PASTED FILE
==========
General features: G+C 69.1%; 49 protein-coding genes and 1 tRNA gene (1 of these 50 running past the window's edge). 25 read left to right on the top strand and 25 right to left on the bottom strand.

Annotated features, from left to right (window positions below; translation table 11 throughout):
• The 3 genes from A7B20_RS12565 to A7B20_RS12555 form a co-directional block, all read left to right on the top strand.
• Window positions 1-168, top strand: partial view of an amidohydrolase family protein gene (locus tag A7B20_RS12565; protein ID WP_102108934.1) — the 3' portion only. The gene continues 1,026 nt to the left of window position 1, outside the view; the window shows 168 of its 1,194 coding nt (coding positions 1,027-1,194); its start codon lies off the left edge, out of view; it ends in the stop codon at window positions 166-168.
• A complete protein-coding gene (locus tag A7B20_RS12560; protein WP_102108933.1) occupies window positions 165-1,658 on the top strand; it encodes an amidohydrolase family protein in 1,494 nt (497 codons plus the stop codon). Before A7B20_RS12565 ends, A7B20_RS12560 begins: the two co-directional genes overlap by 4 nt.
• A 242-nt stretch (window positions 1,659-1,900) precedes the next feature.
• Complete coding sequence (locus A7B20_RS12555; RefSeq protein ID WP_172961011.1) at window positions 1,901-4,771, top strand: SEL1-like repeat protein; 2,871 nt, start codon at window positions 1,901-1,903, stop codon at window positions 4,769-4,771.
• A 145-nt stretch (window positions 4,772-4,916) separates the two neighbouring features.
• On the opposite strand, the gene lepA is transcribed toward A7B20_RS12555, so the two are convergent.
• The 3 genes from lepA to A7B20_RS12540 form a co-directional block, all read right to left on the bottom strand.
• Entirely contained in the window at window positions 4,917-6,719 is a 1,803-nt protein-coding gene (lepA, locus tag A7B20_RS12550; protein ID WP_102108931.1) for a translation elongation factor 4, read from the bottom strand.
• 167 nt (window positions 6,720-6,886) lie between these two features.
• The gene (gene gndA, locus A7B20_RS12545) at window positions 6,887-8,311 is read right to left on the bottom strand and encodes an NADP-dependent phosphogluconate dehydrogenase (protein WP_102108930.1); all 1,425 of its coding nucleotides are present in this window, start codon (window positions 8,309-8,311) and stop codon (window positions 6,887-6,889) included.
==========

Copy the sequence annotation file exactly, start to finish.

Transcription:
General features: G+C 69.1%; 49 protein-coding genes and 1 tRNA gene (1 of these 50 running past the window's edge). 25 read left to right on the top strand and 25 right to left on the bottom strand.

Annotated features, from left to right (window positions below; translation table 11 throughout):
• The 3 genes from A7B20_RS12565 to A7B20_RS12555 form a co-directional block, all read left to right on the top strand.
• Window positions 1-168, top strand: partial view of an amidohydrolase family protein gene (locus tag A7B20_RS12565; protein ID WP_102108934.1) — the 3' portion only. The gene continues 1,026 nt to the left of window position 1, outside the view; the window shows 168 of its 1,194 coding nt (coding positions 1,027-1,194); its start codon lies off the left edge, out of view; it ends in the stop codon at window positions 166-168.
• A complete protein-coding gene (locus tag A7B20_RS12560; protein WP_102108933.1) occupies window positions 165-1,658 on the top strand; it encodes an amidohydrolase family protein in 1,494 nt (497 codons plus the stop codon). Before A7B20_RS12565 ends, A7B20_RS12560 begins: the two co-directional genes overlap by 4 nt.
• A 242-nt stretch (window positions 1,659-1,900) precedes the next feature.
• Complete coding sequence (locus A7B20_RS12555; RefSeq protein ID WP_172961011.1) at window positions 1,901-4,771, top strand: SEL1-like repeat protein; 2,871 nt, start codon at window positions 1,901-1,903, stop codon at window positions 4,769-4,771.
• A 145-nt stretch (window positions 4,772-4,916) separates the two neighbouring features.
• On the opposite strand, the gene lepA is transcribed toward A7B20_RS12555, so the two are convergent.
• The 3 genes from lepA to A7B20_RS12540 form a co-directional block, all read right to left on the bottom strand.
• Entirely contained in the window at window positions 4,917-6,719 is a 1,803-nt protein-coding gene (lepA, locus tag A7B20_RS12550; protein ID WP_102108931.1) for a translation elongation factor 4, read from the bottom strand.
• 167 nt (window positions 6,720-6,886) lie between these two features.
• The gene (gene gndA, locus A7B20_RS12545) at window positions 6,887-8,311 is read right to left on the bottom strand and encodes an NADP-dependent phosphogluconate dehydrogenase (protein WP_102108930.1); all 1,425 of its coding nucleotides are present in this window, start codon (window positions 8,309-8,311) and stop codon (window positions 6,887-6,889) included.